ALAMEDA (KPIX 5) – With Alameda County closing all indoor dining due to re-entering the Purple Tier, an East Bay waffle shop dating back to the 1920s is in danger of closing.

In much of the Bay Area, it’s the last night for indoor dining at restaurants, as counties that just moved back into the Purple Tier face another round of restrictions. Outdoor dining is still allowed under local county health guidelines, but recent rainy weather and cold temperatures have affected sales for many businesses.

Ole’s Waffle Shop in Alameda, which has been around since 1927, is no exception. Owner Ken Moniz said indoor dining gave them a chance to survive, but this latest shutdown order means the decision to close their doors for good is getting closer.

Ole's Waffle Shop in Alameda on the final day of indoor dining before being shut down due to COVID-19 restrictions, November 17, 2020. (CBS)

Ole’s Waffle Shop in Alameda on the final day of indoor dining before being shut down due to COVID-19 restrictions, November 17, 2020. (CBS)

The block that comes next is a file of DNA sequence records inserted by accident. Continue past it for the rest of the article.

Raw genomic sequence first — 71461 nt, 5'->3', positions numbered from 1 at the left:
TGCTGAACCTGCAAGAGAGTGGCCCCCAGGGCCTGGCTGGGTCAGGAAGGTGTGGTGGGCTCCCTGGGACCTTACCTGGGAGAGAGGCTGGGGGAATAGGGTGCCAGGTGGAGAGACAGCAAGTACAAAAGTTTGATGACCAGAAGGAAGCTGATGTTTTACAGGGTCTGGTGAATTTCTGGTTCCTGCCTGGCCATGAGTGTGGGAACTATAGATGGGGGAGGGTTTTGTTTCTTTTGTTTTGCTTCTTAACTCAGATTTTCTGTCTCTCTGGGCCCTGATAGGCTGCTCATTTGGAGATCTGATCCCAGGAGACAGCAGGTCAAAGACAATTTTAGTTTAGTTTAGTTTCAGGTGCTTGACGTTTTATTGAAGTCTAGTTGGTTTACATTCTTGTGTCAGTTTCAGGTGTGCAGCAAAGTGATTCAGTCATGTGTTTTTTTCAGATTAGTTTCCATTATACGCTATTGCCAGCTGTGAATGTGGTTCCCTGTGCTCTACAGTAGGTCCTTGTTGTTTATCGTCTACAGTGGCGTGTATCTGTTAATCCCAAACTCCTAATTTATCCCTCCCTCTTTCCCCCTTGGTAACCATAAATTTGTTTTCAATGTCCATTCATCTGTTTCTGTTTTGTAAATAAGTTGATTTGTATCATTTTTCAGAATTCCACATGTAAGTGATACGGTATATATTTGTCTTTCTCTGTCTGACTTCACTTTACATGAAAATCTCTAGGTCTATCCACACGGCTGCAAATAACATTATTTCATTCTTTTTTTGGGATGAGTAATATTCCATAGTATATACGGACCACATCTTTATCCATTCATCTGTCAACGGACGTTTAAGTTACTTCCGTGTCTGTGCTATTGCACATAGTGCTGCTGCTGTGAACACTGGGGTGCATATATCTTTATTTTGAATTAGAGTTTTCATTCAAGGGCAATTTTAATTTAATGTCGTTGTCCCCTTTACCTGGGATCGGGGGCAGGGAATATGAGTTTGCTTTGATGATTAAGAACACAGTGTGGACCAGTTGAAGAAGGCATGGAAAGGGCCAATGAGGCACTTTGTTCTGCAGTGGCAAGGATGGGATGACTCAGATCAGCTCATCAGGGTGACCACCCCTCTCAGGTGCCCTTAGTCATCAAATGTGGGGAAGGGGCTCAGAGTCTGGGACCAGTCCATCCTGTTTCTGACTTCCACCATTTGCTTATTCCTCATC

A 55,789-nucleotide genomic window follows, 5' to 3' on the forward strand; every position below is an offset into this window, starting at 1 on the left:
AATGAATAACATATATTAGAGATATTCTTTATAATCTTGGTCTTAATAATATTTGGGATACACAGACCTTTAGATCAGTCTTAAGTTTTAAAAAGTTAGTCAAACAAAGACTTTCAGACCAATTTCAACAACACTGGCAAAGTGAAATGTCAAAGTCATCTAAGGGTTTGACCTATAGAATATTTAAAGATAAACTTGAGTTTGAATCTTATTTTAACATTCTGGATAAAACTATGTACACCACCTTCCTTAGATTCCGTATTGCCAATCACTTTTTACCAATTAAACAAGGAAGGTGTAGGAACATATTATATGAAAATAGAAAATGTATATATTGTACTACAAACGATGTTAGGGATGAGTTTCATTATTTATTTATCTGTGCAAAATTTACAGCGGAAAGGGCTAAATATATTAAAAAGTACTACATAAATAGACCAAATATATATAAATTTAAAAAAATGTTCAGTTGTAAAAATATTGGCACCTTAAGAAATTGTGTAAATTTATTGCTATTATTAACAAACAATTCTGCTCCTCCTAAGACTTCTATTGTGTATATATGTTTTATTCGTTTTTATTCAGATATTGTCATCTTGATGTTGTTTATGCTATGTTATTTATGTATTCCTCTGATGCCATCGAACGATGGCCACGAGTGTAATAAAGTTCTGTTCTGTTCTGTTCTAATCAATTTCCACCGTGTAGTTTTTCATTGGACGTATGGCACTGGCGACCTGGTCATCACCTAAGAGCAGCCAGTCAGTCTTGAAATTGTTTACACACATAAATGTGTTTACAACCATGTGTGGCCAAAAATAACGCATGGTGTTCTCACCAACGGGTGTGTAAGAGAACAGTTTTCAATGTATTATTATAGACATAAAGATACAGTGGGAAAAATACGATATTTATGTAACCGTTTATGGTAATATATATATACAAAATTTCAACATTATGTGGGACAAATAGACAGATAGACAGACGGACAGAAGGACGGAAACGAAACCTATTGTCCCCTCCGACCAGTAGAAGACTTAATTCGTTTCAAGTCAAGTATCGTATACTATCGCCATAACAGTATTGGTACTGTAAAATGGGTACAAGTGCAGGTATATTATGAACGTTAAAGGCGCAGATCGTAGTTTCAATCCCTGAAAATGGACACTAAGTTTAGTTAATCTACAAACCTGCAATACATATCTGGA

Susan Reed has been coming to Ole’s Waffle Shop almost every morning since the early 1970’s.

“It’s home. You know everybody,” said Reed.

On Tuesday, Reed got her coffee and read her newspaper, where Tuesday’s headline read, “New shutdowns again.”

“Yeah, isn’t that sad?” said Reed. “There won’t be a place to go.  I’ll just have to stay home.”

Tuesday was a rainy day, in more ways than one for Moniz, who sold one of his properties soon after the pandemic hit and his Paycheck Protection Program loan ran out.

“We’re not doing this to get wealthy,” said Moniz.

Moniz said revenue dropped to 15% of what they used to make when they shut down indoor dining.  Still, he hasn’t laid off a single employee during the pandemic.

“I never missed a paycheck through the pandemic,” said waitress Jessie Hill, who has worked at Ole’s for more than 30 years.

This week, Moniz is putting up for sale the last property he owns, which was just finished this month, after it burned to the ground in the 2017 Tubbs Fire in Santa Rosa.

His wife fully supports him and this move 100%.

“She keeps me going. I get up every single day and go because of her.  Without her I wouldn’t want to do it,” said Moniz.

For now, customers can still order those famous waffles to go.

“Even if I retired, I would come in to get a waffle!” said Hill.

“It’s sad. You know all these people,” said Reed.

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